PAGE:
suffer from RA. Many people with RA have a certain genetic marker called
HLA-DR4 (5). Therefore, researchers suspect that visrus-like agents may
"trigger" RA in some people who have an inherited tendency for the disease.
Furthermore, researchers suspect other genes that influence the development
Obviously RA is an unpleasant condition, but many misinterpret the effects
and pains of this chronic illness. In the beginning stages of the disease,
the patient will notice fatigue, soreness, stiffness, and aching. As time
progresses, the disease become more painful, because the swelling may
increase. RA usually affects the feet, wrist, and hands, but usually not the
joints that are closest to the fingernails (except the thumb). After a while,
the inflammation may increase onto other joints such as the elbows, shoulders,
neck, knees, hip, and ankles. Inflammation tends to expand over an extended
period, and over time other joints such as the elbows, shoulders, neck,
knees, hip, and ankles may swell. Swollen joints may continue to become more
damaged, and unfortunately cause more pain. However, the severity varies from
person to person, and even from day to day. In some people, only a few joints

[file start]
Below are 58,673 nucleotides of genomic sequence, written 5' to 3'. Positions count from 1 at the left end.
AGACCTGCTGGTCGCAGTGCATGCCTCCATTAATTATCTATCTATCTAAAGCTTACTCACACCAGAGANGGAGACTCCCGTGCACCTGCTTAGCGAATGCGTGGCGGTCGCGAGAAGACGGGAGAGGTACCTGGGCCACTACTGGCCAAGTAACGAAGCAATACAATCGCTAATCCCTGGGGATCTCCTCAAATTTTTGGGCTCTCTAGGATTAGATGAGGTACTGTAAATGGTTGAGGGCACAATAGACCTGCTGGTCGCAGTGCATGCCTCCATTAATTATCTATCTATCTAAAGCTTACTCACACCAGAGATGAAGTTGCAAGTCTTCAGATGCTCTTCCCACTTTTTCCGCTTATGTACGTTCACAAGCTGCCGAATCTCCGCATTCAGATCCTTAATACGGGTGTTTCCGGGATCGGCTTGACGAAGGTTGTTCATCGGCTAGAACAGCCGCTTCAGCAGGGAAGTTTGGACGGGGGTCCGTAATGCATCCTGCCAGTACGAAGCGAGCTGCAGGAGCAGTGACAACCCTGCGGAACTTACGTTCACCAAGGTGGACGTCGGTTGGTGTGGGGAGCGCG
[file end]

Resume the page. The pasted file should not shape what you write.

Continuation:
are affected and the impact may be small. In other people, the entire body
system may be affected.
Though rheumatoid arthritis is a chronic disease, treatments can’t still help
relieve the pain and suffering. When the common cold strikes, a few pills and
a possible syrupy medicine is prescribed to ease the patient through the
healing process; arthritis is no exception! Medications are categorized into
two groups. Symptomatic medications (symptom targeted), such as Nonsteroidal
anti-inflammatory drugs (NSAIDS), asprin, analgesics, fibromyalgia and gout
medications, and glucocorticoids help reduce the characteristic stiffness,
swelling, soreness, and joint pain. The other type of medications are
disease-modifying medications (disease targeted), which include methotrexate,
leflunomomide, D-pinicillamine, sulfasalazine, minocucline, azathioprine,
disease-modifying anti-rheumatic drugs (DMARD), and hydroxycloroquine (6).
Other than drugs, treatments range from surgery to, believe it or not,
environmental change. Surgery is rare, but certain forms of therapy may help.
Even though exercised seems like the worst thing for an RA patient, the two